Before filing a bankruptcy, the Debtor must determine which chapter of bankruptcy would best serve its interest. In making this decision, the Debtor should consider the following questions:
1. Which Chapters are available to me?
- The choices typically available are Chapter 7, Chapter 13, Chapter 11, and Chapter 12.
- Chapter 7 is typically the best choice if the Debtor is current on its payments for house and vehicles, does not have non-exempt equity, does not flunk the means test (i.e., too much income), and is not trying to keep a business.
- Chapter 13 is typically the best choice if the Debtor is behind on house, vehicles, or furniture and wants to keep these assets. Also, if the Debtor flunks the means test, the Debtor will have to use the Chapter 13. If the Debtor wishes to repay all or a portion of its debts, the Chapter 13 will be the best choice.
- Chapter 11 is typically used for individuals or businesses that have significant assets, have too much debt to reorganize under a Chapter 13 case, do not qualify as an individual under Chapter 13 such as a corporation, and who do not wish to liquidate their assets. The typical use of Chapter 11 is for corporations that wish to remain in business but need protection while they reorganize their debts. This is usually not a proper choice for individuals and small businesses because of the enormous expense involved in pursuing a successful Chapter 11 reorganization.
- Chapter 12 is typically used for family farmers that do not have too much debt. This Chapter operates similar to a Chapter 13, but is tailored more for the family farmer or fisherman. If the farmer/fisherman has too much debt or otherwise does not qualify for a Chapter 12, the Chapter 11 probably would be the best choice.
2. Does it make a difference if the Debtor’s debts are primarily consumer debts or primarily business related debts?
- The simple answer is yes. The Debtor abuse statutes related to the means test only apply to consumer debts. They do not apply to cases that are primarily business related debts. This means that if the debts are mostly business related, the Debtor can file a Chapter 7 even if it would otherwise flunk the means test.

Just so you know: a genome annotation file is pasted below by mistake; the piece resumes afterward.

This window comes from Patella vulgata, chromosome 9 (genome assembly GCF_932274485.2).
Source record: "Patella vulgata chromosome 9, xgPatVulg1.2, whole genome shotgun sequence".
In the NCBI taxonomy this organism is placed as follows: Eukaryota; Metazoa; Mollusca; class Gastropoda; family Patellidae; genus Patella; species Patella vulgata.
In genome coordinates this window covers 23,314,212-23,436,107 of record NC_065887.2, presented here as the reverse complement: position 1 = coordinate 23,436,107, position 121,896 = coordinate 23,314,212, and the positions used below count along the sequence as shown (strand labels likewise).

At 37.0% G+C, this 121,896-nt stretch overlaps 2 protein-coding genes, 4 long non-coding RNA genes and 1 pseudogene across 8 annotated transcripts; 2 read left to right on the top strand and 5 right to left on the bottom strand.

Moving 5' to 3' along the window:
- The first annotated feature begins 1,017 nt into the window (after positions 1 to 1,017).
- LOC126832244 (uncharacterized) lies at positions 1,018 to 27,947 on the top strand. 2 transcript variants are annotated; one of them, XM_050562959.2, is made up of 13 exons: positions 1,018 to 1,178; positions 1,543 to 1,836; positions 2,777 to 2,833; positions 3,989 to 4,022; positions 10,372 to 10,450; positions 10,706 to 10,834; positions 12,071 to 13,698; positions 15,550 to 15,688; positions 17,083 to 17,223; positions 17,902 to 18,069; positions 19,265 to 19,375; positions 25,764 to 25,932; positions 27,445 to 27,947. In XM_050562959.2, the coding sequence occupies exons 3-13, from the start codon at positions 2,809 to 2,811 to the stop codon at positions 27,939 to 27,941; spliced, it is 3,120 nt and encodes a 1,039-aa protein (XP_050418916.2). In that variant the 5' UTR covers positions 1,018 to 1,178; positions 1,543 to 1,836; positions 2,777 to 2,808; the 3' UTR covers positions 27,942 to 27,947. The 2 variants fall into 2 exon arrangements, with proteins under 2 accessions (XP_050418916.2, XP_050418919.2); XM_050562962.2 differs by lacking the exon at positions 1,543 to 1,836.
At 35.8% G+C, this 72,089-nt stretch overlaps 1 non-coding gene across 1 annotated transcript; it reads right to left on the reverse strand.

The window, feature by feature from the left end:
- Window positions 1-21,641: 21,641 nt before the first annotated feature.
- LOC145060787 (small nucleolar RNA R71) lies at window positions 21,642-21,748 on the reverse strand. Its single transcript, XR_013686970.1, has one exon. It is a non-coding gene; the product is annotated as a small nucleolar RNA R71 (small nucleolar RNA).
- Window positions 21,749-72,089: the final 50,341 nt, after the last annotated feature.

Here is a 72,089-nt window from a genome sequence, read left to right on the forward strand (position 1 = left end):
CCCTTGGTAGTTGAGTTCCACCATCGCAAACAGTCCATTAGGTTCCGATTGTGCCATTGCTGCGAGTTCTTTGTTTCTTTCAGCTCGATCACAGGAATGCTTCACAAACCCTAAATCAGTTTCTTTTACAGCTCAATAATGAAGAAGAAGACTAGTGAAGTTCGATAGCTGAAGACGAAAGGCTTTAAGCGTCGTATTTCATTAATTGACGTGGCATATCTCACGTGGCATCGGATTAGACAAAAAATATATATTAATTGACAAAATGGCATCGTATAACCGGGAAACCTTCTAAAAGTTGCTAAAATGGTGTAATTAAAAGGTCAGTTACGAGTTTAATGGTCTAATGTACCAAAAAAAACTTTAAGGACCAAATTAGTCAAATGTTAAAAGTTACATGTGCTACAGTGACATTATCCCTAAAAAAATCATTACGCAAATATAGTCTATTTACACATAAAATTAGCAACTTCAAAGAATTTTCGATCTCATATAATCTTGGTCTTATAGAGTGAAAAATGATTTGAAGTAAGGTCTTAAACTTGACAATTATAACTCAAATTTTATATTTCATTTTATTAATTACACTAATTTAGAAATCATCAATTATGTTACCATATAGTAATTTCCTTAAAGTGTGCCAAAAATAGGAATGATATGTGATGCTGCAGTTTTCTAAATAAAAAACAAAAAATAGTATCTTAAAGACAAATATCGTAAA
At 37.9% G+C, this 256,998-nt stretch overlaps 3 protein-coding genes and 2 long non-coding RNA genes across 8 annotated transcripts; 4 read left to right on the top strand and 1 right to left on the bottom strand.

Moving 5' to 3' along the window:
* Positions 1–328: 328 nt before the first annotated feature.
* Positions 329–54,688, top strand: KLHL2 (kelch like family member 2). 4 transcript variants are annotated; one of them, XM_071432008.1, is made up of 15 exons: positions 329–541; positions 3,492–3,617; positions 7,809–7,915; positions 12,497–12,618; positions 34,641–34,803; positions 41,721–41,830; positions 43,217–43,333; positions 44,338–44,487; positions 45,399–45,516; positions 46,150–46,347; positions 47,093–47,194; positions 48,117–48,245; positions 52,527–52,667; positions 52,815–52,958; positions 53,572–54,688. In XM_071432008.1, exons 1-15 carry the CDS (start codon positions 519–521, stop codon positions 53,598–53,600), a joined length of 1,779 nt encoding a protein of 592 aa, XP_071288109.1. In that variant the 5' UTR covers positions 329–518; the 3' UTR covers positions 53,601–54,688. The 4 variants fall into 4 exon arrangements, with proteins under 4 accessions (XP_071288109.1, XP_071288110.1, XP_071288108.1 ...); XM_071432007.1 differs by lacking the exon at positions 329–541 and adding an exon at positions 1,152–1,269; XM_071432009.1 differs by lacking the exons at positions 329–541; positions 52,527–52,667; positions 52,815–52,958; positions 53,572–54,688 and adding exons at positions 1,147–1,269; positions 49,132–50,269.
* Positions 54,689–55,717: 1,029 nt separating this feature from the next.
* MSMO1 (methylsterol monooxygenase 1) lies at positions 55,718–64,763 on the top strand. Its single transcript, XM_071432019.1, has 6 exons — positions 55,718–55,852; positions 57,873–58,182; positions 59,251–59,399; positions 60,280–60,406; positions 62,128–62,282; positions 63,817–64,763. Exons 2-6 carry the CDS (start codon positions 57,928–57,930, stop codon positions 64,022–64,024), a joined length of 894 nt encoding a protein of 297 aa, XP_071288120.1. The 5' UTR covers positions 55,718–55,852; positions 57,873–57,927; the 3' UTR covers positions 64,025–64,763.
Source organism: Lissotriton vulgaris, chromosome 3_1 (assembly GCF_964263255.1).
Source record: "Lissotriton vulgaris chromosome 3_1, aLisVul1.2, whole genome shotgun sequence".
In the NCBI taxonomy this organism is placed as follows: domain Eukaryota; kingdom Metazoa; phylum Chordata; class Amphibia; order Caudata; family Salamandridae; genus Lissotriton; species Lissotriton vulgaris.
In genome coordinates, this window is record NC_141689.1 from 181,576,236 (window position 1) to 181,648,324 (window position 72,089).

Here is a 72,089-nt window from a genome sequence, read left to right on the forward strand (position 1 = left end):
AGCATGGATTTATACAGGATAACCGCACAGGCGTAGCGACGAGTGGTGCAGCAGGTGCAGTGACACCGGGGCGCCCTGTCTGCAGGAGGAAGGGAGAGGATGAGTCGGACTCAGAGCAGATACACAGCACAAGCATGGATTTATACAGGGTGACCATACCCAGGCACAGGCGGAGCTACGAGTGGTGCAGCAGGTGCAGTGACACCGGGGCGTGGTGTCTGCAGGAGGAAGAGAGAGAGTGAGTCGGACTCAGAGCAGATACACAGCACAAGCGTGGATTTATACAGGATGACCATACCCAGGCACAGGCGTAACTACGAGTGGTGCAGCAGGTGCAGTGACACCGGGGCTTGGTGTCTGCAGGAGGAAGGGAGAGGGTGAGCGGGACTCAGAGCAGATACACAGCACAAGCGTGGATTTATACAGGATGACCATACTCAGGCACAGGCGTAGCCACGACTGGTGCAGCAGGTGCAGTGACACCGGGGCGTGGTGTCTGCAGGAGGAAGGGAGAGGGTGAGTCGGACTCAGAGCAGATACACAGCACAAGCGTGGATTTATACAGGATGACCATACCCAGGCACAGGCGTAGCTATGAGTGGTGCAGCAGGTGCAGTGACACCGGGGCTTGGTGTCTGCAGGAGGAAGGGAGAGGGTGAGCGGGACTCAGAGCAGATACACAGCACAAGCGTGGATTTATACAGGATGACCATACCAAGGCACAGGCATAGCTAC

- A consumer debt is a debt incurred by an individual primarily for a personal, family, or household purposes.
3. If I start under one Chapter of bankruptcy can I convert to another chapter if it later proves necessary?
- Yes, you can convert between the chapters, but this right has been determined not to be an absolute right. In other words, if you start as a Chapter 13 and lose income such that the plan is no longer feasible, it is possible to convert to a Chapter 7 and start over. Also, if you start as a Chapter 7 and then decide that you need to try to keep your vehicle or house, it is possible to convert to a Chapter 13 and propose payments to keep the asset. On the other hand, if you start as a Chapter 7 and then the Chapter 7 Trustee identifies an asset to liquidate, you may or may not be able to convert to Chapter 13 to protect the asset.
4. Does it make a difference if I am in business for myself and I want to remain in business?
- Very likely it does make a difference. If you are a sole proprietor with few assets and the business is dependent upon you to generate income, then you may be able to file a Chapter 7 and remain in business. On the other hand, if your business holds many assets or is otherwise a profitable business without your service, a Chapter 7 may be risky in that the Trustee may be able to take control of the business and sell it to pay your unsecured creditors. If a Chapter 7 will not work for you, you can probably file a personal Chapter 13 and hold the business in tact and operational.